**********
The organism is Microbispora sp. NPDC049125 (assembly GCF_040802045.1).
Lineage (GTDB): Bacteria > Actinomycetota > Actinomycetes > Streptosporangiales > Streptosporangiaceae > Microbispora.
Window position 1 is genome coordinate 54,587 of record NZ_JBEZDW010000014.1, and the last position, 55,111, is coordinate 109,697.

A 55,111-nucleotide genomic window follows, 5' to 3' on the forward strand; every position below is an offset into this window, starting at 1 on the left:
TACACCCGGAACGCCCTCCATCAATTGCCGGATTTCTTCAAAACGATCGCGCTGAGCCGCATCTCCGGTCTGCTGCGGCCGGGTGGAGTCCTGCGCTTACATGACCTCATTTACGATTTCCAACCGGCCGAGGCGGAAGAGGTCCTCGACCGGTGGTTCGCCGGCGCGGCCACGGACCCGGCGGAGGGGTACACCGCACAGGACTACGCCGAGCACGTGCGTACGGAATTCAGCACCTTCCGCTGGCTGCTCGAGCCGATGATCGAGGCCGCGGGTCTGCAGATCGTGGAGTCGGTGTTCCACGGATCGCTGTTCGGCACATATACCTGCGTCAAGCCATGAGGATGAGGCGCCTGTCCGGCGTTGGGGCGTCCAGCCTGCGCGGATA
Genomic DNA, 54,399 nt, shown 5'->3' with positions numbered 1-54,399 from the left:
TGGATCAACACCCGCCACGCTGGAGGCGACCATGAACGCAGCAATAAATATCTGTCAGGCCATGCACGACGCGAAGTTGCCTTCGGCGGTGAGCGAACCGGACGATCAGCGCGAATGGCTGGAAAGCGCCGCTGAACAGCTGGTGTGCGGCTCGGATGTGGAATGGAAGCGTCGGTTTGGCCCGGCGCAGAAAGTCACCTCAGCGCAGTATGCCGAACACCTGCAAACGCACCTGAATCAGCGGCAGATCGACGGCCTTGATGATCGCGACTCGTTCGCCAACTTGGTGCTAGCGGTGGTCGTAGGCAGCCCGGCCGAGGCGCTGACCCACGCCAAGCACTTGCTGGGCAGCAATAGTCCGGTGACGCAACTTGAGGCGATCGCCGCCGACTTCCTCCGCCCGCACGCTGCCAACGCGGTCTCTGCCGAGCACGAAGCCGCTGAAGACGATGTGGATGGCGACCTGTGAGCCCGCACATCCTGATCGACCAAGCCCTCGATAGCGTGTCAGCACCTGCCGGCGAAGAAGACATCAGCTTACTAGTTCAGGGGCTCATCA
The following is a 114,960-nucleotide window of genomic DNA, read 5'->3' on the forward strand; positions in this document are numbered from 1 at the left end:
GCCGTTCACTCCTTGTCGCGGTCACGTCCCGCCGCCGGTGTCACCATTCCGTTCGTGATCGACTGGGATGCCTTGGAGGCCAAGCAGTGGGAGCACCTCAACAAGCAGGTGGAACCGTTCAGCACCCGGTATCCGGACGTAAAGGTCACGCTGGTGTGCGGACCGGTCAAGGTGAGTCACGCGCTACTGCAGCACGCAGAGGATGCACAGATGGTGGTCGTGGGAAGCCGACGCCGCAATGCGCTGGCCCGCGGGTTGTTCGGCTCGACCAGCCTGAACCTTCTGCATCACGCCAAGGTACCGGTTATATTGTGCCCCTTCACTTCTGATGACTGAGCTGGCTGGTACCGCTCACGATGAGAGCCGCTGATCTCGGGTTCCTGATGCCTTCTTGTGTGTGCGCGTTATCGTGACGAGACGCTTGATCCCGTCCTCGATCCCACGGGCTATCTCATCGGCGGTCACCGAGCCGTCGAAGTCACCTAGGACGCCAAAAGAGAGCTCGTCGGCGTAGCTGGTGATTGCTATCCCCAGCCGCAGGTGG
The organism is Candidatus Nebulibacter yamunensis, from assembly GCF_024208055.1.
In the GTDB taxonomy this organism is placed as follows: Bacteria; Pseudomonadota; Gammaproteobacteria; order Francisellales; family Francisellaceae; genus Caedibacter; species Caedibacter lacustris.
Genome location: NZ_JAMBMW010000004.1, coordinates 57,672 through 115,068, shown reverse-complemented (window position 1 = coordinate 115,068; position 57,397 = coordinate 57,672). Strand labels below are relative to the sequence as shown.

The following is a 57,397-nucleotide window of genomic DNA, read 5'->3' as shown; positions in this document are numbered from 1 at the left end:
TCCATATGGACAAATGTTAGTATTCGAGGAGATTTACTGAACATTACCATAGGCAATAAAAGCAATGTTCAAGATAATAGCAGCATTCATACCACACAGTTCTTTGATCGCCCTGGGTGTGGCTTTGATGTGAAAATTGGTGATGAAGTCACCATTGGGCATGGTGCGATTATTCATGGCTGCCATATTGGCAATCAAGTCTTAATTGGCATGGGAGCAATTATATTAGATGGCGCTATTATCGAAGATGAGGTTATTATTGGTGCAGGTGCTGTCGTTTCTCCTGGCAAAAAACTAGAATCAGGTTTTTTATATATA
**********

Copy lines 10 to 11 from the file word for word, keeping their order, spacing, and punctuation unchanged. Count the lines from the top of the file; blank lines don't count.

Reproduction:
The organism is Candidatus Nebulibacter yamunensis, from assembly GCF_024208055.1.
In the GTDB taxonomy this organism is placed as follows: Bacteria; Pseudomonadota; Gammaproteobacteria; order Francisellales; family Francisellaceae; genus Caedibacter; species Caedibacter lacustris.